Utrecht’s mayor Jan van Zanen is angry at the way a Somali man has been removed from a refugee centre in the city without his involvement.
Councils have an agreement with the justice department that they are always informed before a deportation takes place.
However, a spokesman for junior justice minister Fred Teeven said officials acted as they did beause the council did not want to cooperate with the man’s deportation.
Van Zanen is to discuss the issue with other big city mayors to try to work out how to deal with direct action by the minister.
Mayors are also local police chiefs and are technically required to order their officers to cooperate with deportation requests. However, they can refuse to do so if there is a risk of public disorder.
The dispute over who controls the police in such cases dates back to 2012 when the mayor of a small town called Giessenlanden ordered the police not to cooperate with the deportation of an illegal Afghan man.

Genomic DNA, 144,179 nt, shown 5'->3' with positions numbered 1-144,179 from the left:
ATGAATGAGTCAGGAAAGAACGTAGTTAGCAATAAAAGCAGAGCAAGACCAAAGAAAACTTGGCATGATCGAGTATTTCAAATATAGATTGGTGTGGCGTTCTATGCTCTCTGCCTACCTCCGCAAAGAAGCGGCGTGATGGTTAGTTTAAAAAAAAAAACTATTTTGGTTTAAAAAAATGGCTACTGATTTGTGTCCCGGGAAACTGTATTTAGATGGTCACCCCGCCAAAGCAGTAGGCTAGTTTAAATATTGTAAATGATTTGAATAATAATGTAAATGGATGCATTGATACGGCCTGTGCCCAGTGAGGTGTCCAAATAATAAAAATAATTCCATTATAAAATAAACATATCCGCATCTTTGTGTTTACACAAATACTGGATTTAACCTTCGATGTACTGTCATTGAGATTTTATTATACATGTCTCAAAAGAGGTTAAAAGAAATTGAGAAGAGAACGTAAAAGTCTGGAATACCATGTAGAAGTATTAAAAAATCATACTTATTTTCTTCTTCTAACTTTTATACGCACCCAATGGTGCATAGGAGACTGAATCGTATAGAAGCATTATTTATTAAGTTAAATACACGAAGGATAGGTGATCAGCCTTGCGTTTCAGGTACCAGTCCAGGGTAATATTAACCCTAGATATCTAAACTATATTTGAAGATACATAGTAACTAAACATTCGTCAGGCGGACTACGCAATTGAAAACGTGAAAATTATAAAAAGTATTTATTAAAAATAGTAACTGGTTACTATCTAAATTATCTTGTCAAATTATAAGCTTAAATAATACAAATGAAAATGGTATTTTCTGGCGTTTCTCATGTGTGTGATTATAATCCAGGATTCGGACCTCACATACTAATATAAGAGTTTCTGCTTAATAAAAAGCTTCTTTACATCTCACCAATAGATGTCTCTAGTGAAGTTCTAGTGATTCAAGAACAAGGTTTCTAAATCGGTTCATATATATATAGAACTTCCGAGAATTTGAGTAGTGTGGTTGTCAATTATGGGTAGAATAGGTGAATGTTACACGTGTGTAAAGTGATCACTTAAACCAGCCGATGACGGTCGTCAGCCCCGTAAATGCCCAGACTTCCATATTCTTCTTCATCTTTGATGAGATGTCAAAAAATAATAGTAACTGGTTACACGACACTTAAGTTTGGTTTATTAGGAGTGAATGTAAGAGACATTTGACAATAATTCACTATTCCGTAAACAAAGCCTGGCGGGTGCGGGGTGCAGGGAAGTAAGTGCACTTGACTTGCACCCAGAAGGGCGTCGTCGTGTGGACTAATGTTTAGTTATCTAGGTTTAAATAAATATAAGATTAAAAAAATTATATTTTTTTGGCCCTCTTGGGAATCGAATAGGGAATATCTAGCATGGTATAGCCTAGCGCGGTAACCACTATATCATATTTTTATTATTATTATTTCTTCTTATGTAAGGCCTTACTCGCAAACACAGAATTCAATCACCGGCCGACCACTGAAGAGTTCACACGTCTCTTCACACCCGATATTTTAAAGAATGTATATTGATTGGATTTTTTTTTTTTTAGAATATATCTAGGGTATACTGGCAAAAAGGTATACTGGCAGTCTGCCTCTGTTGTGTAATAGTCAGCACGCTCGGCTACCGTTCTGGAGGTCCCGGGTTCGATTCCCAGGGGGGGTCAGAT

The man, who was suspected of war crimes, was refused leave to stay despite being the only carer for his sick wife and their children, all of whom are in the Netherlands legally.
At the time, legal experts said the police are under the exclusive orders of the immigration minister when carrying out deportations and that mayors cannot call on the public service role of the police or use fear of civil disorder to block deportations.
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